BevBuckle Before Shark Tank
Jay Kriner’s career was a lot more serious than his Shark Tank pitch would lead you to believe. He performed the life or death task of disposing of unexploded bombs. He came up with the idea for the BevBuckle in 2002. He continued to work on the concept for years, unable to afford the patent process or large scale manufacturing. He got serious in 2005. He named his project and purchased the web domains he would need to turn BevBuckle into a viable business. But would it survive the Shark Tank?
Bevbuckle on Shark Tank
Jay introduced himself and told the Sharks that he was seeking $50,000 in exchange for 10% of his business. He started with lofty claims, saying that the BevBuckle is one of the most interesting inventions that “America had ever seen.” Jay then listed a bunch of different venues where the BevBuckle might come in handy, such as a sporting event or a concert. He picked up a beer bottle that was already conveniently on the stage. Jay unlatched his belt buckle, and placed the bottle on the little tray off of the buckle, proclaiming his new catch phrase “BaBam!” This had the Sharks laughing in their seats.
Kevin told Jay that it was a “great idea,” which is unusual positive for him. Jay asked if Christmas came early and then confirmed that it did. He claimed that everyone knows someone that would want one. Jay said that he could have the face plate of the buckle modified to meet the potential customers needs, whether it was changing the color or the logo. He specified that it would be suitable for licensing or branding. He is solving the very real problem of not having free hands while at an event. “It’s the BevBuckle! BaBam!” The Sharks all echoed the new catchphrase.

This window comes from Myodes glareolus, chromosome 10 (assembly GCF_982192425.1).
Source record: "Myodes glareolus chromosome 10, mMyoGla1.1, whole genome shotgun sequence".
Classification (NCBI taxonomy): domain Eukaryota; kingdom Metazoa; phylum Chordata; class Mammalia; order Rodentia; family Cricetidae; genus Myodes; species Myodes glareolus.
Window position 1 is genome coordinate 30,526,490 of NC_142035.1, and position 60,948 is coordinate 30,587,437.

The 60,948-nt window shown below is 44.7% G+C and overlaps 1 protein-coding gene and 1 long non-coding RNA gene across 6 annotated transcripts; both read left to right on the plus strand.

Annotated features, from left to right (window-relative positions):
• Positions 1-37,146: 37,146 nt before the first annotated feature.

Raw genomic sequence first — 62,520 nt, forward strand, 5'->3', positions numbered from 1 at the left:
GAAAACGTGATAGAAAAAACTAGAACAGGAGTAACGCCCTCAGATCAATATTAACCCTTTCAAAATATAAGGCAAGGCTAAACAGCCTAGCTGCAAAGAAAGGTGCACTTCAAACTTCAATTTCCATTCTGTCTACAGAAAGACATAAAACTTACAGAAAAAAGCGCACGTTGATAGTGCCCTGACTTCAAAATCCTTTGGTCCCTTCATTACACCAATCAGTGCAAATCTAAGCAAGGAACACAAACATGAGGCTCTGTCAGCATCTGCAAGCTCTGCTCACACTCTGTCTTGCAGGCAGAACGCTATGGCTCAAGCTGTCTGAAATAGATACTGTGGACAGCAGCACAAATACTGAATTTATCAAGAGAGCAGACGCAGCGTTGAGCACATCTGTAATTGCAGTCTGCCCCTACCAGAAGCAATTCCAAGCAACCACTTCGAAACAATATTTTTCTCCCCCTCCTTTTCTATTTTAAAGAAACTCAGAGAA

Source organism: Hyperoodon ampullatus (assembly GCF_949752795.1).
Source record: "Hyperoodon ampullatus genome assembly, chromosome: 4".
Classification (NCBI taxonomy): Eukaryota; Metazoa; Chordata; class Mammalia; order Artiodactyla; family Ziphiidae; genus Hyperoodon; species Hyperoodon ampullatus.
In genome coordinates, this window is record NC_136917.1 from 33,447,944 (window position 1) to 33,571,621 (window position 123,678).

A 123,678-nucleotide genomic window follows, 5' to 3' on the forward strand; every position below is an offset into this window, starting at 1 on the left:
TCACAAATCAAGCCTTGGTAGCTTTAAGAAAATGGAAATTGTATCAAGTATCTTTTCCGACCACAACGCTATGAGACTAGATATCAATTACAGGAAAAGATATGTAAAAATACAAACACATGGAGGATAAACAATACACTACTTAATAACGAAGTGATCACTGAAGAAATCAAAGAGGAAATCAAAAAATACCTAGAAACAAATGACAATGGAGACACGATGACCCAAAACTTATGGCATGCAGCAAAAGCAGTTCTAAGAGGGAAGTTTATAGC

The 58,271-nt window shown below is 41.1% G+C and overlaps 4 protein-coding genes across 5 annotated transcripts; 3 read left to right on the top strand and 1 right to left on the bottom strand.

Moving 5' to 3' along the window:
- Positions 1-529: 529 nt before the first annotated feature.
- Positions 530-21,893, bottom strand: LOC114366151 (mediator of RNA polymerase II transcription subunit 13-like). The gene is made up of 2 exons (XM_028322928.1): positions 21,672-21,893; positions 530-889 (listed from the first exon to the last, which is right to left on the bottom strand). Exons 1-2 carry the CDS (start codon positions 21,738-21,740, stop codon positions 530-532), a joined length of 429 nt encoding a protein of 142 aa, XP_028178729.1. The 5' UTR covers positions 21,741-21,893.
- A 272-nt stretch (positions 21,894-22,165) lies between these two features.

Mark asked him how he came up with the idea. Jay said that whenever he was out at bars, he had a habit of resting his beverage against his belt buckle. Barbara asked to see one of the belt buckles. Jay passed some around. She noticed that it did not come with the full belt, and said that it was pretty heavy. Kevin opened his and asked if it was a magnet that was holding it closed. Jay confirmed that it was. Kevin then asked his predictable question – whether or not Jay had any sales. Jay said that he has personally sold 4,000 units at festivals and other events across the country. Barbara asked him how long that had taken him, and he told her four years. That seemed to deflate the Sharks a bit. They do not seem impressed with his $340,000 in sales either. But then Jay tells them that he has a patent, and it’s game on again.
Mark asked Jay what his cost to make the product was. Jay explained that it’s $10 per unit, and he sells them for $35 usually, but up to $110 depending on what is on the face of it. Daymond confirmed that that is a pretty good price. Mark asked Jay what his full-time job is, and Jay went into the specifics of his dangerous day job unexploding bombs.
Robert was curious to know what Jay would do with the $50,000 if he received it. Jay said he had a couple of different options, and brought out two envelopes. He said that the Sharks get to choose. Robert picked envelope one, and Jay explained that it was a list of every major retailer that had expressed interest in the BevBuckle. Jay handed the second envelope to Mark Cuban. He said that it was a list of every major raceway that wanted the product sold trackside. It included big names like NASCAR and Daytona. Daymond looked very unimpressed throughout this whole thing, and he asked Jay if any of those companies had written him a check.